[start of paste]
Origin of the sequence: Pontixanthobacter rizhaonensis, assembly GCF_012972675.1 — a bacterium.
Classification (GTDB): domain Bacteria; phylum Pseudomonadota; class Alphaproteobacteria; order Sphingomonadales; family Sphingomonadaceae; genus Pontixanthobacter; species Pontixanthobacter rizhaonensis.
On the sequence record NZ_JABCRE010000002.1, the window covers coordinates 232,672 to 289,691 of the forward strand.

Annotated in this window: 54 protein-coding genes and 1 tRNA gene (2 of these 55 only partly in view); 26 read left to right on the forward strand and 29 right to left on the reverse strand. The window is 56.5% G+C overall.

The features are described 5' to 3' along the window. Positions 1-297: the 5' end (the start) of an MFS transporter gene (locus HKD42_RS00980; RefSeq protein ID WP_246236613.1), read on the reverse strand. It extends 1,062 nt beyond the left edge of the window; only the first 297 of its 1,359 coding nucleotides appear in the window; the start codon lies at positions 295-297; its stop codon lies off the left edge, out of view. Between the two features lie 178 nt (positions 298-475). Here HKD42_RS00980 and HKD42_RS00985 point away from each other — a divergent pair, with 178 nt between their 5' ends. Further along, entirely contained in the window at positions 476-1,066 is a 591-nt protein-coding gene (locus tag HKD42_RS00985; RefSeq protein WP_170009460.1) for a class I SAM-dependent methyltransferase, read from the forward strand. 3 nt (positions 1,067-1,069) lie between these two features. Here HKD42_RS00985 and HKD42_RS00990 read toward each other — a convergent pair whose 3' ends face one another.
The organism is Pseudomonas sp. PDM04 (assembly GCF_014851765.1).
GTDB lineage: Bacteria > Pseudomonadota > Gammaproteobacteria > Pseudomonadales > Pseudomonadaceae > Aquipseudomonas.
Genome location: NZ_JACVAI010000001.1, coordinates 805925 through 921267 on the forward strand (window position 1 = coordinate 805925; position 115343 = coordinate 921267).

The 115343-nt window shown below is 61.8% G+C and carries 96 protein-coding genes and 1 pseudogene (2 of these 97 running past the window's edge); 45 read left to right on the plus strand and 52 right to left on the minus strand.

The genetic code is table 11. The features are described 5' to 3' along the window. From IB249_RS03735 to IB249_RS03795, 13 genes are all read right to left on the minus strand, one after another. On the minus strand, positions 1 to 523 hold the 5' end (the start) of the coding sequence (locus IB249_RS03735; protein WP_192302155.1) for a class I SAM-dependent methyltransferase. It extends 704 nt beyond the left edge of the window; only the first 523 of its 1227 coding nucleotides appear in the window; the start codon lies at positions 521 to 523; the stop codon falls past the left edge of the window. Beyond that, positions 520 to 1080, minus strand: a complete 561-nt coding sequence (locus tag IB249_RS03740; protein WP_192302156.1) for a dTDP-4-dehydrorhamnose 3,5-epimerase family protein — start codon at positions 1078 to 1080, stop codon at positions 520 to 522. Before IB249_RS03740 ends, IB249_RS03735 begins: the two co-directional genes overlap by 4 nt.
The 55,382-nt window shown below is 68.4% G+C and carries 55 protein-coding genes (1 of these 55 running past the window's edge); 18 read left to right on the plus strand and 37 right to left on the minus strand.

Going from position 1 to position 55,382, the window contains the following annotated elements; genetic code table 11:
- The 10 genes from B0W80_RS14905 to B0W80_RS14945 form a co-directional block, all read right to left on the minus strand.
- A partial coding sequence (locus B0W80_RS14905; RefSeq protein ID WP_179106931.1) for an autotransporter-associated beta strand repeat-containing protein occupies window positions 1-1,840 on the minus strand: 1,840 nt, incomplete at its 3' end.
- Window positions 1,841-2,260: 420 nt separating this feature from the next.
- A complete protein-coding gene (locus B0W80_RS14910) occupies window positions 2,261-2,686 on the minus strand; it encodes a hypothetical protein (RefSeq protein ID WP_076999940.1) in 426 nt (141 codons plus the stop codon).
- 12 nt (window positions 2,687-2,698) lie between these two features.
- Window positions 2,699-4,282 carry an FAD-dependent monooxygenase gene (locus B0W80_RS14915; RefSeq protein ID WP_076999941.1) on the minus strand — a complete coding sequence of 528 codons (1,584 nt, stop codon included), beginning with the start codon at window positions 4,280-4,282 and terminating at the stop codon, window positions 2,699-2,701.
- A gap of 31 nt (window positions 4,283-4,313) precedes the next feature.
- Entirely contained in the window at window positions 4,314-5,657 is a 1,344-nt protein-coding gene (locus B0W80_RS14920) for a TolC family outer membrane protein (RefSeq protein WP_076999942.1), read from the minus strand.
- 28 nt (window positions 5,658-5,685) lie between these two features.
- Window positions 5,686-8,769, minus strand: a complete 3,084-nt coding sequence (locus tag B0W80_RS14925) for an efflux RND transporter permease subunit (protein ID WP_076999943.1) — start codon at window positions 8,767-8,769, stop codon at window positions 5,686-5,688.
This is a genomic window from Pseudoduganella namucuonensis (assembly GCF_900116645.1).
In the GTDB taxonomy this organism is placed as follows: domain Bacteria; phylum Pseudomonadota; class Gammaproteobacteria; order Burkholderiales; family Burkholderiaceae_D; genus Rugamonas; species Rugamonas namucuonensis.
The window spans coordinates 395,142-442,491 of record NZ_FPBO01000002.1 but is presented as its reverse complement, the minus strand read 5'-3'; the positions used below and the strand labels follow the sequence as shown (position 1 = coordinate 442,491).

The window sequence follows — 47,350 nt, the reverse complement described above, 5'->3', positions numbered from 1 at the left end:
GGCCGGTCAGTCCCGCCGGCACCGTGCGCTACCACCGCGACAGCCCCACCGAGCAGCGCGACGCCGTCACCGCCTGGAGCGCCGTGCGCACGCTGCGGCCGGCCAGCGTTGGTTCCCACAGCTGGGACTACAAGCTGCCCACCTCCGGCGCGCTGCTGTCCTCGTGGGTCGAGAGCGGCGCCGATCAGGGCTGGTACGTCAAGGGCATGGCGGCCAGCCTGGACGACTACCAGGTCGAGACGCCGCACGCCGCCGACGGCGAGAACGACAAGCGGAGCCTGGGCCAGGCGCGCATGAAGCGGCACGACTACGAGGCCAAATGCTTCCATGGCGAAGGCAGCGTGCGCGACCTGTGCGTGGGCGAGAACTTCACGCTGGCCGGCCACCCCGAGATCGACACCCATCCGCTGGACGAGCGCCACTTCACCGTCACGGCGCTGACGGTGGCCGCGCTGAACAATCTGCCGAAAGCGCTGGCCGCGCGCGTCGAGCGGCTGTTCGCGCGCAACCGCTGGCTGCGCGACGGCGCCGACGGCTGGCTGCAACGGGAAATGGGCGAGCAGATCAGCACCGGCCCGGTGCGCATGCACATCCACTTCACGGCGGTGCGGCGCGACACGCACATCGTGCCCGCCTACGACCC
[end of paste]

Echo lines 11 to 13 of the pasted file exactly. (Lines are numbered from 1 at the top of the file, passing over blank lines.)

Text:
The 55,382-nt window shown below is 68.4% G+C and carries 55 protein-coding genes (1 of these 55 running past the window's edge); 18 read left to right on the plus strand and 37 right to left on the minus strand.

Going from position 1 to position 55,382, the window contains the following annotated elements; genetic code table 11:
- The 10 genes from B0W80_RS14905 to B0W80_RS14945 form a co-directional block, all read right to left on the minus strand.